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An electrophysiological test of directed forgetting: The role of retrieval inhibition

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Ullsperger,  Markus
MPI of Cognitive Neuroscience (Leipzig, -2003), The Prior Institutes, MPI for Human Cognitive and Brain Sciences, Max Planck Society;

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Mecklinger,  Axel
MPI of Cognitive Neuroscience (Leipzig, -2003), The Prior Institutes, MPI for Human Cognitive and Brain Sciences, Max Planck Society;

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Müller,  Ulrich
MPI of Cognitive Neuroscience (Leipzig, -2003), The Prior Institutes, MPI for Human Cognitive and Brain Sciences, Max Planck Society;

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Citation

Ullsperger, M., Mecklinger, A., & Müller, U. (2000). An electrophysiological test of directed forgetting: The role of retrieval inhibition. Journal of Cognitive Neuroscience, 12(6), 924-940. doi:10.1162/08989290051137477.


Cite as: http://hdl.handle.net/11858/00-001M-0000-0010-9CA7-5
Abstract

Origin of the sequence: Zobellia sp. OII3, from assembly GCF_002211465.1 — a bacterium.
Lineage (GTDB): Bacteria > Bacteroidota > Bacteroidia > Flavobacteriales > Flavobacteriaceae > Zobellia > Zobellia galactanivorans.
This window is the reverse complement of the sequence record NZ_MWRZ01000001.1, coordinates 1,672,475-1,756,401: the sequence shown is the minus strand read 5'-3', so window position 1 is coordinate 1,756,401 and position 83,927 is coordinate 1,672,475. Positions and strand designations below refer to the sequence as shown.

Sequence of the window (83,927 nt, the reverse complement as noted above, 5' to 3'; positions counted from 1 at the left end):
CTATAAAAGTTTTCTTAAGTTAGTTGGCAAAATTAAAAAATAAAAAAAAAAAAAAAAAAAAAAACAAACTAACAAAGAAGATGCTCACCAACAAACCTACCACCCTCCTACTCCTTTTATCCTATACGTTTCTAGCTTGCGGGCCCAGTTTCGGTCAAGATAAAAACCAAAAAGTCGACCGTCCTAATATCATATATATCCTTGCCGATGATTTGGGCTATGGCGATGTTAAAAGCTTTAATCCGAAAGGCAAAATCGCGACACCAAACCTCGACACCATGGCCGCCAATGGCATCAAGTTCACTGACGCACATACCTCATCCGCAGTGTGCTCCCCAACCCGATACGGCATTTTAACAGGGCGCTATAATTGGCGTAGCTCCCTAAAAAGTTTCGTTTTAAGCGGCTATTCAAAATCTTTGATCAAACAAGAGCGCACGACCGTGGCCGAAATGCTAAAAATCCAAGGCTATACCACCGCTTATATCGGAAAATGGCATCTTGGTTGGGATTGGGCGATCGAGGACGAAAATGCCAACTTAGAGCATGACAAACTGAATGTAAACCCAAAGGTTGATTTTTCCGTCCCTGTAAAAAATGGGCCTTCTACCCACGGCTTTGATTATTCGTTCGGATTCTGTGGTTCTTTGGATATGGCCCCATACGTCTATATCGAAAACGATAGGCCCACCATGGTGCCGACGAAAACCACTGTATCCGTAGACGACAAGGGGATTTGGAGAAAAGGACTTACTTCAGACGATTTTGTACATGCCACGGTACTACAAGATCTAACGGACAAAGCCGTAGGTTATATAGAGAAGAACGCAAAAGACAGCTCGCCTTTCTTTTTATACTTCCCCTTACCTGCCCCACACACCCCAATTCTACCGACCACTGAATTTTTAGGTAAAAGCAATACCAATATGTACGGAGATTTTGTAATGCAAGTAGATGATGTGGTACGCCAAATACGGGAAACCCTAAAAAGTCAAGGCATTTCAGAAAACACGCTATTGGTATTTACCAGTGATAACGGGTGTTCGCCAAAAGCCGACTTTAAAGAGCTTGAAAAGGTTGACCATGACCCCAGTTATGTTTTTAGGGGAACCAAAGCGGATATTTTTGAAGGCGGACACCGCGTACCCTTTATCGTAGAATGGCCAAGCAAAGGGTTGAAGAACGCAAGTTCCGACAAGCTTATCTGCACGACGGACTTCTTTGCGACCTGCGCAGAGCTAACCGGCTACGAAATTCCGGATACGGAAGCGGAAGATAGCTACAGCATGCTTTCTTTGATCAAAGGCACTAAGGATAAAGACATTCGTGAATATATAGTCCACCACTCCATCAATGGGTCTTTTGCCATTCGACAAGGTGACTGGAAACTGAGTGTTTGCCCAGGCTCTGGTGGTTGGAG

A central issue in the research of directed forgetting is whether the differential memory performance for to-be-remembered (TBR) and to-be-forgotten (TBF) items is solely due to differential encoding or whether retrieval inhibition of TBF items plays an additional role. In this study, recognition-related event-related brain potentials (ERPs) were used to examine this issue. The spatio-temporal distributions of the old/new ERP effects obtained in Experiment 1 that employed a directed forgetting paradigm were compared with those recorded in Experiment 2 in which the level of processing was manipulated. In Experiment 1, participants were instructed to remember or to forget words by means of a cue presented after each word. ERPs recorded in the recognition test revealed early phasic frontal and parietal old/new effects for TBR items, whereas TBF items elicited only a frontal old/new effect. Moreover, a late right-frontal positive slow wave was more pronounced for TBF items, suggesting that those items were associated with a larger amount of post-retrieval processing. In Experiment 2, the same cueing method and the same stimulus materials were used, and memory encoding was manipulated by cueing participants to process the words either deeply or shallowly. Both deeply and shallowly encoded items elicited phasic frontal and parietal old/new effects followed by a late right-frontal positive slow wave. However, in contrast to TBR and TBF items, these effects differed only quantitatively. The results suggest that differential encoding alone cannot account for the effects of directed forgetting. They are more consistent with the view that items followed by an instruction to forget become inhibited and less accessible, and, therefore, more difficult to retrieve.